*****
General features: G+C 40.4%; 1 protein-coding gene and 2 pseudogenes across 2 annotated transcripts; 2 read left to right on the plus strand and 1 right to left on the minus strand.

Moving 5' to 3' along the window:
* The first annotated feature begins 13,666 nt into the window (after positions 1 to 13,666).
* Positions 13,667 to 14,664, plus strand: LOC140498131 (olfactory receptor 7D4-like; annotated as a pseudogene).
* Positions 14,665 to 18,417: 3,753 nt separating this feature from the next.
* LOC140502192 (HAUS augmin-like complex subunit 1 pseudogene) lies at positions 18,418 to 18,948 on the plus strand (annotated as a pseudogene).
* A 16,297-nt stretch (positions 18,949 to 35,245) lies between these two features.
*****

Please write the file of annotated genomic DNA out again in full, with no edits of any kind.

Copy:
General features: G+C 40.4%; 1 protein-coding gene and 2 pseudogenes across 2 annotated transcripts; 2 read left to right on the plus strand and 1 right to left on the minus strand.

Moving 5' to 3' along the window:
* The first annotated feature begins 13,666 nt into the window (after positions 1 to 13,666).
* Positions 13,667 to 14,664, plus strand: LOC140498131 (olfactory receptor 7D4-like; annotated as a pseudogene).
* Positions 14,665 to 18,417: 3,753 nt separating this feature from the next.
* LOC140502192 (HAUS augmin-like complex subunit 1 pseudogene) lies at positions 18,418 to 18,948 on the plus strand (annotated as a pseudogene).
* A 16,297-nt stretch (positions 18,949 to 35,245) lies between these two features.